Nicolas Sarkozy, racing to reshape France since he was elected president last month has postponed a university reform bill, apparently fearing the kind of student protests that plagued his predecessors.
The surprise move by the energetic president came the night before Tuesday’s opening of a special parliamentary session he convened to pass a series of laws during the normally quiet days of summer.
The legislature is dominated by his conservative UMP party and its agenda for the next six weeks is packed: Sarkozy wants parliament to consider bills on reducing income taxes, strengthening punishments for repeat criminal offenders and requiring a minimum level of service during public transport strikes.
He also wants to allow French universities now all state-run and nearly cost-free more autonomy to select students and eventually charge substantial tuition fees. Sarkozy and some university presidents maintain that this is the only way to mend a crumbling higher education system and boost job prospects for French youth.
Many students fear the move is a step toward the commercialization of the open European university concept, and that it will squeeze out the underprivileged.
Sarkozy met with university officials Monday and with student groups and teachers’ union leaders Tuesday. He had planned to present the university bill to his new government for approval Wednesday, so that it could go to parliament in the coming weeks.
Student leaders said they were not being given enough time to have their say in the draft law.
“Events of recent days prompt large concerns among students and a feeling of anger,” the head of the influential UNEF student union, Bruno Julliard, wrote in an open letter to Sarkozy. “I ask you, in the interest of our university system, to start real discussions and to open up the calendar for adopting the law.”
Sarkozy agreed, pushing back the bill’s introduction to the government but only by one week, until July 4.
Julliard welcomed the move but warned Tuesday that tensions remain. “We are on the verge of a crisis” if the current law is not amended, he said on France-Inter radio.
The proposed law will allow universities to opt-out from the national system, which sets budgetary and fundraising restrictions, mandates tuition and appoints professors. The universities will then be able to recruit students, hire professors and look for additional funding, whether in the form of donations or tuition.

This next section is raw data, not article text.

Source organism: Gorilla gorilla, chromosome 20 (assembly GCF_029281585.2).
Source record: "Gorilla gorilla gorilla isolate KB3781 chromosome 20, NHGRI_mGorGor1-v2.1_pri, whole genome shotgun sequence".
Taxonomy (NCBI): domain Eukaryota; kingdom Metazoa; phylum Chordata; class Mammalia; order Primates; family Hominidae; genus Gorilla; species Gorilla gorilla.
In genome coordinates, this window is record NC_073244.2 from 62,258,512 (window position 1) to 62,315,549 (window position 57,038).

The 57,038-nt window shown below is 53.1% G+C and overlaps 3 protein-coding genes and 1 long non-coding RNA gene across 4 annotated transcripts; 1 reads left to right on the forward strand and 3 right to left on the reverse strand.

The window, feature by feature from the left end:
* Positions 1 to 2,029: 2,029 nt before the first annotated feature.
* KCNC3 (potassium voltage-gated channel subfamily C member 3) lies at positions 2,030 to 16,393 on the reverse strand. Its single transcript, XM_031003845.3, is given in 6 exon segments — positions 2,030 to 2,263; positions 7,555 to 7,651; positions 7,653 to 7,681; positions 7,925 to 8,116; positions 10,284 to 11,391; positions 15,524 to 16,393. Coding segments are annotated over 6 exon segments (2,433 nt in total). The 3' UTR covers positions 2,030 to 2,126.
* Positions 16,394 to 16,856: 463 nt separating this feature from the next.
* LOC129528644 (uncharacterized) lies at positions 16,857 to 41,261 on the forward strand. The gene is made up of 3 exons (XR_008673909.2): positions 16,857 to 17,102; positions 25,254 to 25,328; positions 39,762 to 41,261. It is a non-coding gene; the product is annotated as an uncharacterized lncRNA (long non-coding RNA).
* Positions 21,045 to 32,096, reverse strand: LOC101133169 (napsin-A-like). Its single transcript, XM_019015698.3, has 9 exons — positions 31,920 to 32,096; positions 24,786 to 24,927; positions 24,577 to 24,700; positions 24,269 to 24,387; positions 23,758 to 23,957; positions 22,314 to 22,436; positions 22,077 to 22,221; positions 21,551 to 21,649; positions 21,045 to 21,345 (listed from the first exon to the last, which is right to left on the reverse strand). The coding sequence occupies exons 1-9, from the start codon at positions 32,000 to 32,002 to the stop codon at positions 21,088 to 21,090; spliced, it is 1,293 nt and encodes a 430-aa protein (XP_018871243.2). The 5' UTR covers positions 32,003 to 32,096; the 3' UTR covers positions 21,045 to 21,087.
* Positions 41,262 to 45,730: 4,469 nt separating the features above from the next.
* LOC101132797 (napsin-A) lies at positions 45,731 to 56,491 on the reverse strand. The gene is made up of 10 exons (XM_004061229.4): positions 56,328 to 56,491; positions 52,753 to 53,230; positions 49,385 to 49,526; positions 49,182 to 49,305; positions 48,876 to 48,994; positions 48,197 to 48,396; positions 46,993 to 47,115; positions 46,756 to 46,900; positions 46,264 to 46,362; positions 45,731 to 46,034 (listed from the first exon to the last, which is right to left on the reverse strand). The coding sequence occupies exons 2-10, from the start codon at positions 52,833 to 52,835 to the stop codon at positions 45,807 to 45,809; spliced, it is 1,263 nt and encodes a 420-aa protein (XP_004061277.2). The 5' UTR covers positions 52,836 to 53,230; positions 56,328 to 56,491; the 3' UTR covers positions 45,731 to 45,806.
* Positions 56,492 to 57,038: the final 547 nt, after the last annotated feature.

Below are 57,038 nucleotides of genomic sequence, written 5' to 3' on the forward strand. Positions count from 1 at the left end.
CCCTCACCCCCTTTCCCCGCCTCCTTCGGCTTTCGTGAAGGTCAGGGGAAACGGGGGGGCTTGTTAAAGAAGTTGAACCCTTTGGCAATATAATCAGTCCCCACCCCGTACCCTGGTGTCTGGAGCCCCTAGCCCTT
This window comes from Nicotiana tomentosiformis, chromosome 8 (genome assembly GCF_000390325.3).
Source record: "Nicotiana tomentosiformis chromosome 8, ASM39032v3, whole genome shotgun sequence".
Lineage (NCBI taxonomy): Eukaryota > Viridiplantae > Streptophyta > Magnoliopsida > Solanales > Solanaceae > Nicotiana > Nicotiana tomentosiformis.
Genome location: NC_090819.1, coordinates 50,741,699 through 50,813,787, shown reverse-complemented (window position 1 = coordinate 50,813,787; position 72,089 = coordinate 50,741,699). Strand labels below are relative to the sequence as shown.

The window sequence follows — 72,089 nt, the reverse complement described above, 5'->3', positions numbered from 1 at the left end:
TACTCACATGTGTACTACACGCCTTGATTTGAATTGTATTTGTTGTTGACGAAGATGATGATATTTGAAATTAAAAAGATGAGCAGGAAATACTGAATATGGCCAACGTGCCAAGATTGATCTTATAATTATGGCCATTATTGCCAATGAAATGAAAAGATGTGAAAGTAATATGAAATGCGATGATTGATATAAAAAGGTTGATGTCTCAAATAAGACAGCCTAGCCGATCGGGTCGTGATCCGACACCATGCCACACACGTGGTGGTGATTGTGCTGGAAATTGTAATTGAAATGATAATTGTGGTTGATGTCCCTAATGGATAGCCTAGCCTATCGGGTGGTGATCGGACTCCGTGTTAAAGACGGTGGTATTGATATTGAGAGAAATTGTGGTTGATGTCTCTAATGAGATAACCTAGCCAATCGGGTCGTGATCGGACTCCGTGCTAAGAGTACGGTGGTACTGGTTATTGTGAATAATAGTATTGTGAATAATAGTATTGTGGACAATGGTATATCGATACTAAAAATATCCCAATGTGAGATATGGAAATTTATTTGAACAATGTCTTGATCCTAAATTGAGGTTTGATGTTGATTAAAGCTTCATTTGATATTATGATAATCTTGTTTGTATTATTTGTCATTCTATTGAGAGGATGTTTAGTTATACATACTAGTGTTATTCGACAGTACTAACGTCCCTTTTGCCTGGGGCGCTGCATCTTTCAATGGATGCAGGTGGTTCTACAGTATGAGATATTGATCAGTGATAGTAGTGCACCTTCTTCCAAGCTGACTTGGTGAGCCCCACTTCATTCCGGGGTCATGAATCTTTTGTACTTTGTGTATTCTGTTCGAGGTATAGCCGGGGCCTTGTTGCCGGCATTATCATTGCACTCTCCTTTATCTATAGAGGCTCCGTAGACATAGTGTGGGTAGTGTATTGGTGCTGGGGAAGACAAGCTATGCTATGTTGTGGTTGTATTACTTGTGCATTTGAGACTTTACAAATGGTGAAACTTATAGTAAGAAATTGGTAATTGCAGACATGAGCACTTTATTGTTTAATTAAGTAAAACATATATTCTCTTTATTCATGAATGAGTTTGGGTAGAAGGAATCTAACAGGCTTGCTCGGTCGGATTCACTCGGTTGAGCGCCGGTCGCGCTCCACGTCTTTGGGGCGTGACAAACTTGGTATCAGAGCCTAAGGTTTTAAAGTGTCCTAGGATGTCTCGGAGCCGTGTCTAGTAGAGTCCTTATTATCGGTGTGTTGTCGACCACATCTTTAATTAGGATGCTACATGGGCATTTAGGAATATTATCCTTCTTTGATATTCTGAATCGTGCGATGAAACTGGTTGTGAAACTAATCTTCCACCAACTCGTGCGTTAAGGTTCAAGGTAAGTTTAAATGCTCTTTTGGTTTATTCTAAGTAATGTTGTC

These autonomous universities will also have their governing structure simplified, giving more power to the presidents and reducing the number of people on the governing councils. Student groups will see their representation cut on these councils, and business leaders will be invited to take part.
Julliard suggested there could be protests when the law is discussed in parliament in July, or in September when the academic year resumes.
Another national student group, PDE, said, “reform for university autonomy is necessary today so that universities can become more reactive and more competitive. Nevertheless, the ministry should not forget what the audience for this reform is: the student community.”
The delay on the university bill is a reminder that Sarkozy’s reform plans still have plenty of hurdles to overcome before they are enshrined in law.
Sarkozy’s conservative UMP party has 321 members in the new parliament that convened Tuesday, compared to 186 for the opposition Socialists.
Tuesday’s opening session concentrated largely on procedural matters such as choosing presidents for each party’s parliamentary faction, as well as jockeying among the small parties for alliances.
While Sarkozy’s majority is strong, he is determined not to repeat the debacle that met a minor labor reform for youth last year championed by Jacques Chirac’s then-Prime Minister Dominique de Villepin.
Villepin drew up the reform quickly without discussing it with labor leaders, causing outcry among unions. Then he rammed it through parliament in an unusual way to bypass Socialist resistance even though the legislature was dominated by his fellow conservatives.
Students and unions, angry that the law would chip away labor protections but also at the way Villepin strong-armed it into law, staged several weeks of strikes and escalating protests that shuttered many universities nationwide. Chirac backed down and withdrew the sensitive part of the law.
Associated Press writer Marco Chown Oved and Emmanuel Georges-Picot contributed to this report.
– Associated Press
© Copyright 2005 by DiverseEducation.com